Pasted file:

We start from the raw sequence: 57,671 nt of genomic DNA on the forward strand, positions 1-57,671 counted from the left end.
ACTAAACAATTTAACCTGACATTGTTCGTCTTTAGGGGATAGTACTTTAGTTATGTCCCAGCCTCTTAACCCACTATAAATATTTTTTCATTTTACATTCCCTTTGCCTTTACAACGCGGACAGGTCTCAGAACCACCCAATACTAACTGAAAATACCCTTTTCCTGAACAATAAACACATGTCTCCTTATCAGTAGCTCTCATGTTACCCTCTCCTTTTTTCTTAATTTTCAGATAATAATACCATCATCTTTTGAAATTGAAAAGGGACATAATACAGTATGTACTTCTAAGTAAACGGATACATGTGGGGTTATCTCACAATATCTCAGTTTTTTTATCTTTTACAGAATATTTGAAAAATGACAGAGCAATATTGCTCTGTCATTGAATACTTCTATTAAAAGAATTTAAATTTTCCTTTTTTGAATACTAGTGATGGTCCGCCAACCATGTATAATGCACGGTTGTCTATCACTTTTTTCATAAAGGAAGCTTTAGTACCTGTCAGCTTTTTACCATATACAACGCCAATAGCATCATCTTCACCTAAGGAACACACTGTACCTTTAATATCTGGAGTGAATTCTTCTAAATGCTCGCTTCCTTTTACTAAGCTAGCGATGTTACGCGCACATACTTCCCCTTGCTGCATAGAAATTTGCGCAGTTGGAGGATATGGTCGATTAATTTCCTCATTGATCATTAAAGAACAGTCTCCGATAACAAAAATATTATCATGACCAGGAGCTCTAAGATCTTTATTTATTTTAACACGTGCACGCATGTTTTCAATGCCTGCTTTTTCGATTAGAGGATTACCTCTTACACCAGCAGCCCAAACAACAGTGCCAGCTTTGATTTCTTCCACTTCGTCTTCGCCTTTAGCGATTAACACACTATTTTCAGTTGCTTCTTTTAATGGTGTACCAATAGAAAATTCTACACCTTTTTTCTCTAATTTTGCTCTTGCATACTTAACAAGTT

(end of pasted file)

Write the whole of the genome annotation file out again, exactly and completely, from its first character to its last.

We start from the raw sequence: 57,671 nt of genomic DNA on the forward strand, positions 1-57,671 counted from the left end.
ACTAAACAATTTAACCTGACATTGTTCGTCTTTAGGGGATAGTACTTTAGTTATGTCCCAGCCTCTTAACCCACTATAAATATTTTTTCATTTTACATTCCCTTTGCCTTTACAACGCGGACAGGTCTCAGAACCACCCAATACTAACTGAAAATACCCTTTTCCTGAACAATAAACACATGTCTCCTTATCAGTAGCTCTCATGTTACCCTCTCCTTTTTTCTTAATTTTCAGATAATAATACCATCATCTTTTGAAATTGAAAAGGGACATAATACAGTATGTACTTCTAAGTAAACGGATACATGTGGGGTTATCTCACAATATCTCAGTTTTTTTATCTTTTACAGAATATTTGAAAAATGACAGAGCAATATTGCTCTGTCATTGAATACTTCTATTAAAAGAATTTAAATTTTCCTTTTTTGAATACTAGTGATGGTCCGCCAACCATGTATAATGCACGGTTGTCTATCACTTTTTTCATAAAGGAAGCTTTAGTACCTGTCAGCTTTTTACCATATACAACGCCAATAGCATCATCTTCACCTAAGGAACACACTGTACCTTTAATATCTGGAGTGAATTCTTCTAAATGCTCGCTTCCTTTTACTAAGCTAGCGATGTTACGCGCACATACTTCCCCTTGCTGCATAGAAATTTGCGCAGTTGGAGGATATGGTCGATTAATTTCCTCATTGATCATTAAAGAACAGTCTCCGATAACAAAAATATTATCATGACCAGGAGCTCTAAGATCTTTATTTATTTTAACACGTGCACGCATGTTTTCAATGCCTGCTTTTTCGATTAGAGGATTACCTCTTACACCAGCAGCCCAAACAACAGTGCCAGCTTTGATTTCTTCCACTTCGTCTTCGCCTTTAGCGATTAACACACTATTTTCAGTTGCTTCTTTTAATGGTGTACCAATAGAAAATTCTACACCTTTTTTCTCTAATTTTGCTCTTGCATACTTAACAAGTT